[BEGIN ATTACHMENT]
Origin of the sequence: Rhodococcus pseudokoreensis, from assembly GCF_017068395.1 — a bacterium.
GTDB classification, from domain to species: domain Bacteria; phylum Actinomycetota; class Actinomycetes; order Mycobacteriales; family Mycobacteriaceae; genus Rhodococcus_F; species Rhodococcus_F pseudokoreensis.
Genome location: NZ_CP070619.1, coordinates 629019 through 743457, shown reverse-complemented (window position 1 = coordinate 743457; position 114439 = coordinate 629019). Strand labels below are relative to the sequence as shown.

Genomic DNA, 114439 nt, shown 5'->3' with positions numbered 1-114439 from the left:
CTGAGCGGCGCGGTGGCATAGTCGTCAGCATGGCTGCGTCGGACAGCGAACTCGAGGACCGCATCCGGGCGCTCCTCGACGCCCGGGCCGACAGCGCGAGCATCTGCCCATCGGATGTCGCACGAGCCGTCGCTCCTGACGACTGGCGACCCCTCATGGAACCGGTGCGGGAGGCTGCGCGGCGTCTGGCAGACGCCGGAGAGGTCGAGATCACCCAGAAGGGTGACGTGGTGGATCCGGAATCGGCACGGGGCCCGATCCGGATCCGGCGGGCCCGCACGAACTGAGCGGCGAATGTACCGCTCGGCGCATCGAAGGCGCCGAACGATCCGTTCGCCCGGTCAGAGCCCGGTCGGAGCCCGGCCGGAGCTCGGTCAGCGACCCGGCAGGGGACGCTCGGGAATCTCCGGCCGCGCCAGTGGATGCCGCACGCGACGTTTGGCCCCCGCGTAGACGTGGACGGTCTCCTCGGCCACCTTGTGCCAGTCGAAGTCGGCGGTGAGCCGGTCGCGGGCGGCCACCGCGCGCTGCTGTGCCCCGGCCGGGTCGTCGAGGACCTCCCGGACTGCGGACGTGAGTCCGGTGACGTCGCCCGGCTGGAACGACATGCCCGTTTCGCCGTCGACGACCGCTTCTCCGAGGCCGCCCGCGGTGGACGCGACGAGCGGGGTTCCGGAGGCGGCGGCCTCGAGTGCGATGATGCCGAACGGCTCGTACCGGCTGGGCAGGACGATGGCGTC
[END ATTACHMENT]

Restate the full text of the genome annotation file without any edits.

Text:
Origin of the sequence: Rhodococcus pseudokoreensis, from assembly GCF_017068395.1 — a bacterium.
GTDB classification, from domain to species: domain Bacteria; phylum Actinomycetota; class Actinomycetes; order Mycobacteriales; family Mycobacteriaceae; genus Rhodococcus_F; species Rhodococcus_F pseudokoreensis.
Genome location: NZ_CP070619.1, coordinates 629019 through 743457, shown reverse-complemented (window position 1 = coordinate 743457; position 114439 = coordinate 629019). Strand labels below are relative to the sequence as shown.

Genomic DNA, 114439 nt, shown 5'->3' with positions numbered 1-114439 from the left:
CTGAGCGGCGCGGTGGCATAGTCGTCAGCATGGCTGCGTCGGACAGCGAACTCGAGGACCGCATCCGGGCGCTCCTCGACGCCCGGGCCGACAGCGCGAGCATCTGCCCATCGGATGTCGCACGAGCCGTCGCTCCTGACGACTGGCGACCCCTCATGGAACCGGTGCGGGAGGCTGCGCGGCGTCTGGCAGACGCCGGAGAGGTCGAGATCACCCAGAAGGGTGACGTGGTGGATCCGGAATCGGCACGGGGCCCGATCCGGATCCGGCGGGCCCGCACGAACTGAGCGGCGAATGTACCGCTCGGCGCATCGAAGGCGCCGAACGATCCGTTCGCCCGGTCAGAGCCCGGTCGGAGCCCGGCCGGAGCTCGGTCAGCGACCCGGCAGGGGACGCTCGGGAATCTCCGGCCGCGCCAGTGGATGCCGCACGCGACGTTTGGCCCCCGCGTAGACGTGGACGGTCTCCTCGGCCACCTTGTGCCAGTCGAAGTCGGCGGTGAGCCGGTCGCGGGCGGCCACCGCGCGCTGCTGTGCCCCGGCCGGGTCGTCGAGGACCTCCCGGACTGCGGACGTGAGTCCGGTGACGTCGCCCGGCTGGAACGACATGCCCGTTTCGCCGTCGACGACCGCTTCTCCGAGGCCGCCCGCGGTGGACGCGACGAGCGGGGTTCCGGAGGCGGCGGCCTCGAGTGCGATGATGCCGAACGGCTCGTACCGGCTGGGCAGGACGATGGCGTC